Wednesday, July 11, 2007

Round 5: A Real Gem

Mikhalevski - Sambuev: Queen's Gambit, Tarrasch

1.d4 Nf6 2.c4 e6 3.g3 d5 4.Bg2 c5

Black eschews the typical Catalan setups and offers to transpose to the QGD, Tarrasch.

5.Nf3 Nc6 6.0–0 Be7 7.cxd5 exd5 8.Nc3 0–0 9.Bg5 cxd4 10.Nxd4 h6 11.Be3 Re8 12.Rc1 Bf8

All very theoretical so far. It is amazing how many IQP positions I have had in the commentary room so far in this tournament. Either it makes an appearance much more often than I imagined at the GM level, or it just happens to belong to the repertoire of a surprising number of players at this particular event.


Connecting Black's pawns but creating a valuable strategic outpost for pieces on c5. And naturally there is still concrete play against the now backward c6-pawn in many lines. I have always found these positions much easier to play as White, but of course, Black's position can spring to life quickly if one is lax, so it pays to be vigilant at all times against players who wield the initiative well.

13...bxc6 14.Bd4 Bg4 15.f3 Bd7 16.Na4 g6 17.Nc5 Bf5 18.g4 Bc8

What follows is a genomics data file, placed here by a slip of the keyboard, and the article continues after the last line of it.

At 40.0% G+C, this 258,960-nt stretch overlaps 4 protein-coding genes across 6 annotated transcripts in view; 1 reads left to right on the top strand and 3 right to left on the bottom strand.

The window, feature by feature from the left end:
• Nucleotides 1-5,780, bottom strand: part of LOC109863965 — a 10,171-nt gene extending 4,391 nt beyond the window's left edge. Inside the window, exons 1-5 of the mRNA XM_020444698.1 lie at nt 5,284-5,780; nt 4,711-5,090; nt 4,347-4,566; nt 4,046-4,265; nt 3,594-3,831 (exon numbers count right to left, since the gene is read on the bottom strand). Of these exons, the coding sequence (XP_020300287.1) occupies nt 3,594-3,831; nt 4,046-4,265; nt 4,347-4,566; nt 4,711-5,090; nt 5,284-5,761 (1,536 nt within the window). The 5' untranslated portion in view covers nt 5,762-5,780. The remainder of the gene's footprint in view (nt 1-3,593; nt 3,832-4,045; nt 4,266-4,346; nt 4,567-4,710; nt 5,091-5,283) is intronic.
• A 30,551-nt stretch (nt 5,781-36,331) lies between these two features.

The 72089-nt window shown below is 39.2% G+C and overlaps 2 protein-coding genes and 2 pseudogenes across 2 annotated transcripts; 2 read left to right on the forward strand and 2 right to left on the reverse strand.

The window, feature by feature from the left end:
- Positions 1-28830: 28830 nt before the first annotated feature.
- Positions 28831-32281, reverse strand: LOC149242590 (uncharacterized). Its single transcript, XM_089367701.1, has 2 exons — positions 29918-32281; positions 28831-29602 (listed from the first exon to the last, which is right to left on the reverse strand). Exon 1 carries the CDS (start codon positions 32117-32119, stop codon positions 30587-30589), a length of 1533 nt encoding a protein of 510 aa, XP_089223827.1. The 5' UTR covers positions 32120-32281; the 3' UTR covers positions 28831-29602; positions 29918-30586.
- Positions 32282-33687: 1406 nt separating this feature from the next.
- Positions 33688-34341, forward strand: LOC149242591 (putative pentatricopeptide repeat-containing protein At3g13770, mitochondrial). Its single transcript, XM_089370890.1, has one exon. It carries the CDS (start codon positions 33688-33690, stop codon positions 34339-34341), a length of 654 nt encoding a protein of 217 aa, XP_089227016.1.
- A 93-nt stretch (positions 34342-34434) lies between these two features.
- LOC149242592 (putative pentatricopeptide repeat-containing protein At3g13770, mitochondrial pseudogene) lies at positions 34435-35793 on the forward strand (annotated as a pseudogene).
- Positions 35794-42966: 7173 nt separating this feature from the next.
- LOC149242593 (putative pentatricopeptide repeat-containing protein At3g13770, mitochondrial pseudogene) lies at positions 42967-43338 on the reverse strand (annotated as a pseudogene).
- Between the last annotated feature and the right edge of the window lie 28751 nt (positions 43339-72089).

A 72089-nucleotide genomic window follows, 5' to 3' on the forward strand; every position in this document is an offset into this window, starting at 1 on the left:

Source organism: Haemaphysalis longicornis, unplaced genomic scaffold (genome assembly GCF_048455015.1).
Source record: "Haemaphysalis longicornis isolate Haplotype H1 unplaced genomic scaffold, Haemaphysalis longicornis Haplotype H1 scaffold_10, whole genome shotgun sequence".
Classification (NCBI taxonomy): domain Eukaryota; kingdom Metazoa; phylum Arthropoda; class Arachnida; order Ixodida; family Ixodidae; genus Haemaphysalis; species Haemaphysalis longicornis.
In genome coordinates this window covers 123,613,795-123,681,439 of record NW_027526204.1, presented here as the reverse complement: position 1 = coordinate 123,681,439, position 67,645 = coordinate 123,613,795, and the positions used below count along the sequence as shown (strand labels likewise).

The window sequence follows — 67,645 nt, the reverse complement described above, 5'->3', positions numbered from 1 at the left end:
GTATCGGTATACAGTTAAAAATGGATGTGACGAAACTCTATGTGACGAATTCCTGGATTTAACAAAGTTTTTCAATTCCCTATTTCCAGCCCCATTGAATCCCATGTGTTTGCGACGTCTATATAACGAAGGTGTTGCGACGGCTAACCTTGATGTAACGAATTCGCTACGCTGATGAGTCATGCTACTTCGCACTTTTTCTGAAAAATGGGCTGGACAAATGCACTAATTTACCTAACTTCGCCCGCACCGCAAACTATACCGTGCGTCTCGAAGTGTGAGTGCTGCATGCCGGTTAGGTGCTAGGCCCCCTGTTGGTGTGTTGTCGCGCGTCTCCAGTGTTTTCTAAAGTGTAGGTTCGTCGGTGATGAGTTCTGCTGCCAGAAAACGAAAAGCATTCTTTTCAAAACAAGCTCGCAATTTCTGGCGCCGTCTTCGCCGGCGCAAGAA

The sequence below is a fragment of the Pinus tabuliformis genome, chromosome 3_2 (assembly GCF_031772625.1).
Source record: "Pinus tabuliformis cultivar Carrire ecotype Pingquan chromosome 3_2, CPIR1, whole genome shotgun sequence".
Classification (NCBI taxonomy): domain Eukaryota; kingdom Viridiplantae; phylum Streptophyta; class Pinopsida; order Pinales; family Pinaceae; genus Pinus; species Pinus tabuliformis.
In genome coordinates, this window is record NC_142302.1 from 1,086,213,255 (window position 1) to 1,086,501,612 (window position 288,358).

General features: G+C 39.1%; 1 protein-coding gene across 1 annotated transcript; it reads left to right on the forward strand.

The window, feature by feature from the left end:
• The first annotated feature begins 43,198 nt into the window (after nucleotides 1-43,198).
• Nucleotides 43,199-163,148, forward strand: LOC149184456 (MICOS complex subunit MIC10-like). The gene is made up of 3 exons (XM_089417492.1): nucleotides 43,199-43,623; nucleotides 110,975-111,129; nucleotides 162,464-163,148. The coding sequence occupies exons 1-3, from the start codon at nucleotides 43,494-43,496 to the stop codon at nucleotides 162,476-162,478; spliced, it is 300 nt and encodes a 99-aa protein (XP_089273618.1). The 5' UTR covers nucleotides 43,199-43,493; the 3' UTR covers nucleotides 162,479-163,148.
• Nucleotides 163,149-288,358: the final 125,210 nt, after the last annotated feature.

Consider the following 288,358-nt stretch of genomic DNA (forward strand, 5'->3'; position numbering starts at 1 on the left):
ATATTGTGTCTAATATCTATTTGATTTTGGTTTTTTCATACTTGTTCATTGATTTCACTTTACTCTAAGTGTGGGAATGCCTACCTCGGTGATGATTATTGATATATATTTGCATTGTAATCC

Several people were not impressed with White's bishop at this point, but its imprisonment is merely temporary.

19.Qa4 Qd6 20.e3 h5!?

From what I have seen of Black's games, he is not a guy who just likes to sit around! Still, this aggression did not really achieve what I think he had been hoping for.

21.g5 Nh7 22.f4 h4 23.e4 h3 24.e5 Qd8 25.Bf3 Bxc5?!

This hands the dark squares over to White for good. Agreed, Black does not have a very comfortable game, and the c6-pawn is a major nuisance, but I think here we have a case of "the cure is worse than the disease".

26.Rxc5 Bd7

27.e6!! Rxe6 28.Bc3

Opening up the long diagonal is not such a difficult concept on its own, but recognizing that it is worth a small investment in material without the ability to state a forced line of play is where Mikhalevsky's judgment really shines. Indeed, by the end of the game, he throws another two pawns into the mix for further line opening opportunities.

28...Kf8 29.Qd4 Ke8 30.Ba5 Qb8 31.Rcc1!

Retreating moves are often the most difficult to find. This clears the a3-f8 diagonal for the bishop, and reconnects White's rooks.

31...Nf8 32.Bb4 Qb7 33.Bc5 Rc8 34.f5! gxf5 35.Qh8 Re7


Beautiful and elegant. In the commentary room, we only considered 36.Bh5 (threatening g5-g6) Be6 37.Rce1 Kd7 38.Bxe7 Kxe7, which is also very good for White, but the text ends the game instantly. Another example of what I think of as move order permutations (probably a throwback to my degree in Mathematics) - in fact, we were using some of the same moves and themes, but simply in a less effective manner.

36...fxg6 37.Rfe1 1–0.

Absolutely crushing. 37...Be6 runs into 38.Rxe6! now, so Black simply has no options but to resign.

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